The third and final garden we visited during the Garden Conservancy’s East Bay Open Day was Potomac Waterworks in Oakland. Located on a small 6,700 sq.ft. lot in a quiet residential area, it was completely differently from the other two gardens we’d seen earlier in the day. While the other two fell in the “estates” category, Potomac Waterworks was decidedly more modest (the origins of the house go back to a 1920s cottage). However, the small square footage doesn’t take anything away from the impact of this garden. It is living proof that “size isn’t everything.”
Since the property slopes away from the street level, we had a great view of the front garden from up above. It became immediately apparent that the homeowners had opted for a subdued color and plant palette. With the exception of a few flowering plants in the backyard, the colors green and purple reigned supreme, resulting in a lush and tranquil landscape that seemed to invite meditation and hushed conversation. This is a very much a garden for adults, not for children.
Layers of purple and chartreuse accent the path to the backyard. I loved the soft and billowy effect provided by smoke bush (Cotinus coggygria ‘Royal Purple’), Japanese maple (Acer palmatum, various cultivars) and Japanese forest grass (Hakonechloa macra ‘Albostriata’ and ‘Aurea’).
As was the case in the first garden we’d seen that day, Potomac Waterworks was dotted with pieces of outdoor art. However, they were more abstract than representational.
As serene and inviting as the front garden was, the real magic was waiting in the backyard. This stunning mayten tree (Maytenus boaria ‘Green Showers’), a South American native that is seen far too infrequently in our corner of the world, set the mood.
“Water” is the name of the game here. Potomac Waterworks is not only the moniker of this garden, it is also the name of homeowner Paul Cowley’s company. Cowley has been designing and building water features and pond systems for 35+ years, and this garden is a splendid showcase of design techniques and materials. Lest you think a garden like this flies in the face of the drought here in California, water is very judiciously used and recirculated. In addition, a 1,500 gallon storage tank (cleverly hidden; I wasn’t able to spot it) holds rainwater collected from the gutters of the house.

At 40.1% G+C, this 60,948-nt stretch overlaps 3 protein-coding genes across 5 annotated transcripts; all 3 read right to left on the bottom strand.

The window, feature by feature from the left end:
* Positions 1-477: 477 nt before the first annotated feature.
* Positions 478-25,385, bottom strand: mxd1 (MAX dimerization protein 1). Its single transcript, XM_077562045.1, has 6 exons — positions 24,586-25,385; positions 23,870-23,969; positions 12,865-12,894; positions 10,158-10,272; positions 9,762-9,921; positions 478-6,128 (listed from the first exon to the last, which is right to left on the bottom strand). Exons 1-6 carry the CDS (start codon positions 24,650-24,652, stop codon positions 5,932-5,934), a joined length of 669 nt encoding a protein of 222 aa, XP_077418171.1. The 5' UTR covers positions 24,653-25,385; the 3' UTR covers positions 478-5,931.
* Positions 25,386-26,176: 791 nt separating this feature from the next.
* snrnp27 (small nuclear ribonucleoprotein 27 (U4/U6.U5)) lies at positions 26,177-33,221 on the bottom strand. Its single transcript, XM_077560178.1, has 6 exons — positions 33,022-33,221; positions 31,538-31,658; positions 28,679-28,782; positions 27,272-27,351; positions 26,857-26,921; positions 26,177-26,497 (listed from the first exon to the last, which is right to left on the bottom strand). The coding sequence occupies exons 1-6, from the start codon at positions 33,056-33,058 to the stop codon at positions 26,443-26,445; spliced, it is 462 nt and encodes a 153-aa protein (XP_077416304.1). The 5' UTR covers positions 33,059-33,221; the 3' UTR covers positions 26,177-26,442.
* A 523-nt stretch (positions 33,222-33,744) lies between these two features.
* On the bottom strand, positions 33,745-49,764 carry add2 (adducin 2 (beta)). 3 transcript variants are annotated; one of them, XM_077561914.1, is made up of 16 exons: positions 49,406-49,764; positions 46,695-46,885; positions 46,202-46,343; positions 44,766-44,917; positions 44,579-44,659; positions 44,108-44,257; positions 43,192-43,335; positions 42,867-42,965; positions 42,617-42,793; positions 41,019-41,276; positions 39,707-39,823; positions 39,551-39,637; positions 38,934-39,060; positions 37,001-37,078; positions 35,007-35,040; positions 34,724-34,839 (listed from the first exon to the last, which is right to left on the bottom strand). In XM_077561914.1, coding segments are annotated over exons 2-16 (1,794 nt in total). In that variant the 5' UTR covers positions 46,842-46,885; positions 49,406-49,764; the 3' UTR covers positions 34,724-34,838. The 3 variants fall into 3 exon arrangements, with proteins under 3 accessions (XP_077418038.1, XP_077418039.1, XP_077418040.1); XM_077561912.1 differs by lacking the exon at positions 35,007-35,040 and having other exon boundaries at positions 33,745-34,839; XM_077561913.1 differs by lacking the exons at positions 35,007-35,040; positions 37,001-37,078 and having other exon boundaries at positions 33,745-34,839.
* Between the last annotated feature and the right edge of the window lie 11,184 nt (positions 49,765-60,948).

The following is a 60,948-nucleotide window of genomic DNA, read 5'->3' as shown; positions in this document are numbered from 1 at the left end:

This garden has it all: from a water wall, bog and stream to a koi pond. Water-loving plants such as dwarf gunnera (Gunnera magellanica) grow in lush abundance along the side of the stream.
I was thrilled by the jungle-esque verdure of the backyard, but I’m not sure I’d be able to reliably navigate between the gaps in the stepping stones after a couple of margaritas. (Yes, that is water between the steps.)
Elsewhere in the backyard it was easier to find your footing. This combination of grasses, flagstone and blue pebbles was sheer perfection in its simplicity and restraint.
Looking back at the house, you can see how shockingly green this garden is. Not a common sight these days in water-starved California.
Arguably the most beautiful spot in the backyard is the koi pond. It is not large, but true sanctuaries never are.
It may be hard to believe, but there are more than 18 Japanese maples on the property!
A rare splash of color from Arctotis ‘Pink Sugar’ and Geranium ‘Tiny Monster’:
A garden folly with a tin roof and a mirror front lends a decidedly Japanese flair to the far corner of the backyard.
More art is tucked away in the very back. The corrugated sheet metal fence panels are something I’ve always wanted to try in my own backyard.
I’ll leave you with a design idea I want to try: smooth blue pebbles in varying sizes placed on top of four concrete blocks surrounded by lush grasses.
This was the only garden where we received a detailed write-up about the garden as well as a plant list. I really appreciated all the information, and I wish all gardens that are part of the Open Days program did that.
- 2014 East Bay Open Garden Day: Potomac Waterworks (this post)
OTHER ARTICLES ON THIS GARDEN: